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Verification Method for Parity Check Circuits

IP.com Disclosure Number: IPCOM000042146D
Original Publication Date: 1984-Mar-01
Included in the Prior Art Database: 2005-Feb-03
Document File: 2 page(s) / 40K

Publishing Venue

IBM

Related People

Agoglia, RJ: AUTHOR [+3]

Abstract

This is a technique for verifying that parity check circuits in a processing system are operating correctly. It can be used dynamically during system operation. The illustration depicts a typical personal computer-type processing system comprising a processor 1, read-only storage (ROS) 2, random-access memory (RAM) 3 with associated controller 3a, support logic 4, bus 5 linking all of the foregoing elements for sustaining DMA (Direct Memory Access) operations (shared), hard file 6, and I/O controller 7 linking the file to the RAM storage via controller 3a and bus 5. Controller 7 does not use DMA channel 1 but instead uses DMA channel 2 for normal data transfers as well as for the present verification operation.

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Verification Method for Parity Check Circuits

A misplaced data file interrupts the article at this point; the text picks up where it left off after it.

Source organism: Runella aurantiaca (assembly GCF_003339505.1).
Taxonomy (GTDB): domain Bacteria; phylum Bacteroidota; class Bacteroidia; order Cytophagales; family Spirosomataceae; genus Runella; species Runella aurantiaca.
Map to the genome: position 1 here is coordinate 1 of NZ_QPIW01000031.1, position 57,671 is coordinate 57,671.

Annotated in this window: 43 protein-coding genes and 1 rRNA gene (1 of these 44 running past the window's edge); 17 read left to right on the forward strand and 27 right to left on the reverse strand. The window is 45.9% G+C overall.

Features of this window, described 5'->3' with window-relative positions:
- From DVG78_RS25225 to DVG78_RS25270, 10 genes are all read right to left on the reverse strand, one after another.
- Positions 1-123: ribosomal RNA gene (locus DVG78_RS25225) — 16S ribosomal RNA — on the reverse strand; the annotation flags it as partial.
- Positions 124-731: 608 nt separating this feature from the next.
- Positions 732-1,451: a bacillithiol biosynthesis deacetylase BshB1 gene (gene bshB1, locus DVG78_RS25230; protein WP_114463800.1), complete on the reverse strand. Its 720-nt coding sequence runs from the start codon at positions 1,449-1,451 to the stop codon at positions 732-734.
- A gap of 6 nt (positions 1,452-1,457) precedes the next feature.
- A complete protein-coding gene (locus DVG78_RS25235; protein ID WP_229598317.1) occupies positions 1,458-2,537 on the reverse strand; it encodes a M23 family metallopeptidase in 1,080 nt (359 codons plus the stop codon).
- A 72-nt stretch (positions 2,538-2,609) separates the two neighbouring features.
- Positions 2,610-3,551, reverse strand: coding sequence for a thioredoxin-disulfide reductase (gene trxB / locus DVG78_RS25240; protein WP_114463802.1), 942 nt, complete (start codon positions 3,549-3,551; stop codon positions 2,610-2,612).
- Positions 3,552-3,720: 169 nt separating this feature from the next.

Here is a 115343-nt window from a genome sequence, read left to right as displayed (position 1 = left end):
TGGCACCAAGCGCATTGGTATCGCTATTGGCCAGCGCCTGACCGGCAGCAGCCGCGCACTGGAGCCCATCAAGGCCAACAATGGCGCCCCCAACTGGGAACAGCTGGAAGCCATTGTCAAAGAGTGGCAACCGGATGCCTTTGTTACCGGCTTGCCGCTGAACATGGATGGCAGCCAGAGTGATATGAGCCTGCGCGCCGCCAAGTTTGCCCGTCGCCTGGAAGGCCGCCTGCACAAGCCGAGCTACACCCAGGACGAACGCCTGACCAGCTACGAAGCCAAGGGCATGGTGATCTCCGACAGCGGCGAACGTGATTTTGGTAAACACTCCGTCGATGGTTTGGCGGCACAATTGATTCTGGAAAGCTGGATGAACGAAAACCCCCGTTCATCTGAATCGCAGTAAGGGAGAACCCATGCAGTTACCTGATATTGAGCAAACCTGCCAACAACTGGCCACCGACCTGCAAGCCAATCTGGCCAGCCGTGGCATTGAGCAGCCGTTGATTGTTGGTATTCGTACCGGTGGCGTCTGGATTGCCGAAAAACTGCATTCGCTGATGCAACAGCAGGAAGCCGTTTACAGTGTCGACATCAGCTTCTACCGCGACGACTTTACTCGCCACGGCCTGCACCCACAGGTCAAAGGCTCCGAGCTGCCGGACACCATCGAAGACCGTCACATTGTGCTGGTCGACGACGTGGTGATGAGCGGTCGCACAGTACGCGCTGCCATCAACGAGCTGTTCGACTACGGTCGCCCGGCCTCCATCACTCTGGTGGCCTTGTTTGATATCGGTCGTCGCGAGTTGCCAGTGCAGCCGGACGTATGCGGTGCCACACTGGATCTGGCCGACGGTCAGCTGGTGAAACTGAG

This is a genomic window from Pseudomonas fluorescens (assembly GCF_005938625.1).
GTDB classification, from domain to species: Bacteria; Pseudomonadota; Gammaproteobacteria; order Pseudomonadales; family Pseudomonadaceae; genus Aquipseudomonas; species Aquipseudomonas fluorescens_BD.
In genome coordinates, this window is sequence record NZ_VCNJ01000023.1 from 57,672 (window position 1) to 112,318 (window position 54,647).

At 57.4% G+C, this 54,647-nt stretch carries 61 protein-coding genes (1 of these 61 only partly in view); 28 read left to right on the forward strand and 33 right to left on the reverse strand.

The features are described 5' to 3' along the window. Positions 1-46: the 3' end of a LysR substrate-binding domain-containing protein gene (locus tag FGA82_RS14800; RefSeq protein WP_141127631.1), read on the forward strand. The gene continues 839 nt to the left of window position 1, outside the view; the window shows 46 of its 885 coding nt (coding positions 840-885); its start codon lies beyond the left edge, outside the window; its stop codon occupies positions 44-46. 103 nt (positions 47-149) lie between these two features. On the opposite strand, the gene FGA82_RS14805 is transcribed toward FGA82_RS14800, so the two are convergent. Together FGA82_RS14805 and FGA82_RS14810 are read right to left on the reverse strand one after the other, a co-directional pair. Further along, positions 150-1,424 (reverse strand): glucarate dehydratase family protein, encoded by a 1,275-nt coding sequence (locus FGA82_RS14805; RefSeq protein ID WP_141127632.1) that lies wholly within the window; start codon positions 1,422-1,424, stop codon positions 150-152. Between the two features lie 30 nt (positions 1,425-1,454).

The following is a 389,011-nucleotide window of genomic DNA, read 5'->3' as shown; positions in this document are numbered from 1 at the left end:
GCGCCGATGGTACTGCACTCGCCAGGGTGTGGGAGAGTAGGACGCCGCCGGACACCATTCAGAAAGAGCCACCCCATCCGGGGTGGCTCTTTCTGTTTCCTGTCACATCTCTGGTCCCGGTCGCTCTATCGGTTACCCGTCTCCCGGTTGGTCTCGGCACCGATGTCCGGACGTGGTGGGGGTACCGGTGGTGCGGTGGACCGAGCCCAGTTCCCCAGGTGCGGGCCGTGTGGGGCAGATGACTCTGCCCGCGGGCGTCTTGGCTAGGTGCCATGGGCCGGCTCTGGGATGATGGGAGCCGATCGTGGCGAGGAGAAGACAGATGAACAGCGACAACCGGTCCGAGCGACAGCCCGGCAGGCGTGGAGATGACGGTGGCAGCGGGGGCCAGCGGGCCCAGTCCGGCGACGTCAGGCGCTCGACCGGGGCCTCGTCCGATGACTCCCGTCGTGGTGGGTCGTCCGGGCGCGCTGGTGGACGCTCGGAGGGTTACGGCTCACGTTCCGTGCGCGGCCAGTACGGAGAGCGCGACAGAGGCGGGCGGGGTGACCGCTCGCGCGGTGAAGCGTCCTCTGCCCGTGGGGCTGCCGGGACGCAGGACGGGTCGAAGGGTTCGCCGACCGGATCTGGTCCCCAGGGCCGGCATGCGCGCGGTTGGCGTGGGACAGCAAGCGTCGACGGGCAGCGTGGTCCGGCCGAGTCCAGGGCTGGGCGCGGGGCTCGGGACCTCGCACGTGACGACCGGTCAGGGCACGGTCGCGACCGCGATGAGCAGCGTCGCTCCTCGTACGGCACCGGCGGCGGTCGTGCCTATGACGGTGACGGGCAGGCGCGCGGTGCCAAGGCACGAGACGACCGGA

This is a technique for verifying that parity check circuits in a processing system are operating correctly. It can be used dynamically during system operation. The illustration depicts a typical personal computer-type processing system comprising a processor 1, read-only storage (ROS) 2, random-access memory (RAM) 3 with associated controller 3a, support logic 4, bus 5 linking all of the foregoing elements for sustaining DMA (Direct Memory Access) operations (shared), hard file 6, and I/O controller 7 linking the file to the RAM storage via controller 3a and bus 5. Controller 7 does not use DMA channel 1 but instead uses DMA channel 2 for normal data transfers as well as for the present verification operation. On a special command from processor 1, controller 7 causes data with known bad/even parity to be transferred to controller 3a via channel 8. Parity check circuits in both controllers 7 and 3a are actuated by this data to set error interrupts if they are operating properly. Software in the processing system schedules issuance of the above-mentioned special command and the examination of the (expected) interruption status. If interruptions are posted by both controllers, the system recognizes proper operation of the parity check circuits. If an interruption is posted only by controller 7 or controller 3a, or neither, the system recognizes a malfunction in the parity check path.

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